[5] Martin Luther, “Galatians 6:1-7” in A Selection Sermons of the Most Celebrated Sermons of Martin Luther, loc 433-435, Kindle Edition. Italics added.

[6] “Now the Spirit expressly says that in later times some will depart from the faith devoting themselves to deceitful spirits and teachings of demons…” (1Tim 4.1). What were these demonic teachings that Timothy would have to deal with in his ministry? Those “…who forbid marriage and require abstinence from foods that God created to be received with thanksgiving by those who believe and know the truth” (1Tim 4.3). The very things that Paul is having to deal with in Colossae and to some extent in Corinth (e.g. 1Cor 9.1-5).

[7] It should be noted that I am not condemning Christians who for reasons of conscience chose to avoid such things. This is acceptable and right in the sight of God. God has given all things as a gift for His people, to be used reasonably and in moderation, being blessed by prayer. However, to do something in doubt without faith and go against one’s conscience is folly and rightly labeled sin. The position that I hold, which I believe is consistent with biblical faith, is that what God has not labeled sinful is to be enjoyed in moderation; for, who am I as a creature to judge another’s servant. In other words, there is only ONE law-giver and that is the Triune God of Scripture…Him, I shall obey, for that is pleasing in His sight.

[8] John Calvin, The Complete Biblical Commentary Collection of John Calvin, (Kindle Locations 488481-488483). Kindle Edition. He writes, “Let us, however, bear in mind, that under the term philosophy Paul has merely condemned   all spurious doctrines which come forth from man’s head, whatever   appearance of reason they may have.”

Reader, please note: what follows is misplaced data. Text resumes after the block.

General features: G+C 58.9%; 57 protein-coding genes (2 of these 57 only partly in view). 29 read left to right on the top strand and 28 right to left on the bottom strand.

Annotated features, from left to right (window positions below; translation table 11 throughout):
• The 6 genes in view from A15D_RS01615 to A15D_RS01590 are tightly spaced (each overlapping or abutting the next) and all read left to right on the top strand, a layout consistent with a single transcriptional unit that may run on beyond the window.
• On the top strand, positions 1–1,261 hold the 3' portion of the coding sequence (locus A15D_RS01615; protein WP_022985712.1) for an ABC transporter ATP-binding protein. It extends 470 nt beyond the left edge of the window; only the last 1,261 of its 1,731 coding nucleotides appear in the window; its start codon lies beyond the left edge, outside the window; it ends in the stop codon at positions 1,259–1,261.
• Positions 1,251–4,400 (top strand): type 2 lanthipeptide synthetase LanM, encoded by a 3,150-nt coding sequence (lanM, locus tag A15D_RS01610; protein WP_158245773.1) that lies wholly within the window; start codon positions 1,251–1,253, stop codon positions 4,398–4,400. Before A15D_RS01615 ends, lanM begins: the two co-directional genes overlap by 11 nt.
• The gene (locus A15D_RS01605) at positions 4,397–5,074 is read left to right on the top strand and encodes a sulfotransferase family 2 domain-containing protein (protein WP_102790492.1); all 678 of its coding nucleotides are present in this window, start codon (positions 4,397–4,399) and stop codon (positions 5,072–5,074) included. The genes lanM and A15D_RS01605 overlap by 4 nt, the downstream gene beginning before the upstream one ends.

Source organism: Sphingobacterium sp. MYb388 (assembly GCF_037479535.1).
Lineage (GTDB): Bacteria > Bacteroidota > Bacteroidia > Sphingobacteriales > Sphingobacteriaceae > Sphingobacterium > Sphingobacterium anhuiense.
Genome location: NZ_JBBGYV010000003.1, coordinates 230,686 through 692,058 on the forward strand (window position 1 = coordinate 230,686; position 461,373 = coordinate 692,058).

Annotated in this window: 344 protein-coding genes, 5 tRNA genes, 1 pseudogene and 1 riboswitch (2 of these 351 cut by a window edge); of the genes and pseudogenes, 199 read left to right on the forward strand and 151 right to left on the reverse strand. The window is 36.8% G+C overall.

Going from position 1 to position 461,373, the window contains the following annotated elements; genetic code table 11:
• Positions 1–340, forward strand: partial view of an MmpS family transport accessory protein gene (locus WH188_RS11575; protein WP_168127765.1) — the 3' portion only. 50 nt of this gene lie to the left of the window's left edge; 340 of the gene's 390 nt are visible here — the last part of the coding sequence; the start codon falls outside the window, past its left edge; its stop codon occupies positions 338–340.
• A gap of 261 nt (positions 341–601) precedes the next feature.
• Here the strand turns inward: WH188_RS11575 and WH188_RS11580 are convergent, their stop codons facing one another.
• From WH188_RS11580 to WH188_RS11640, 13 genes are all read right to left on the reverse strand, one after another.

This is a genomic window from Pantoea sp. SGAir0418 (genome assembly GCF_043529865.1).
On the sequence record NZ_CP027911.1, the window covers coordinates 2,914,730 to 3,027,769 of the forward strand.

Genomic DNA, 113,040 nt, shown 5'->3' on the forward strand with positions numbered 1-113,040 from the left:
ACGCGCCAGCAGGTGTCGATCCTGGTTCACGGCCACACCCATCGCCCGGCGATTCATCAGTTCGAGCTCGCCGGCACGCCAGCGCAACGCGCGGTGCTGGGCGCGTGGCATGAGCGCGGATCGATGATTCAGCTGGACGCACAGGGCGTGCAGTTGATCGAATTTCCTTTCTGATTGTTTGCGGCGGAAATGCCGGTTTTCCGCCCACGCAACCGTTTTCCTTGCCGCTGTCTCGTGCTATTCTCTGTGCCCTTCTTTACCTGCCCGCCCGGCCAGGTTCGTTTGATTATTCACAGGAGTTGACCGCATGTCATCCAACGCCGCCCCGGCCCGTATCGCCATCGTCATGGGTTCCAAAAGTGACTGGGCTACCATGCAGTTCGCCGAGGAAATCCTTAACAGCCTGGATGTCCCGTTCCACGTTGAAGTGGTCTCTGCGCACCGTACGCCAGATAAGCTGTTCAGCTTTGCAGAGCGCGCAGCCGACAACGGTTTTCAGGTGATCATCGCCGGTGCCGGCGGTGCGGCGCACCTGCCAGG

[9] Here the religious leaders in Israel had erected their own belief system of what was right and good and true (the practice of Corban) in place of what God had said was the right attitude and practice; namely, honoring your father and mother. In case the reader assumes that this only applies to religious practices (the spiritual realm) and has no meaningful application to what some might deem non-spiritual issues, might I encourage you to mull over the meaning of this statement: “So, whether you eat or drink, or whatever you do, do all to the glory of God” (1Cor 10.31; cf. Deut 14.26). All of life is meant to glorify God, even acts so mundane as “eating and drinking.” My point being is that there is no aspect of living that is not ethical (right or wrong) and therefore spiritual. God made us as His image bearers, so whatever we do is a spiritual act. To attempt to dichotomize life into the subjects of spiritual and not is a foolhardy errand. So, whatever, we do or think or say, needs to be weighed by God’s authoritative Word.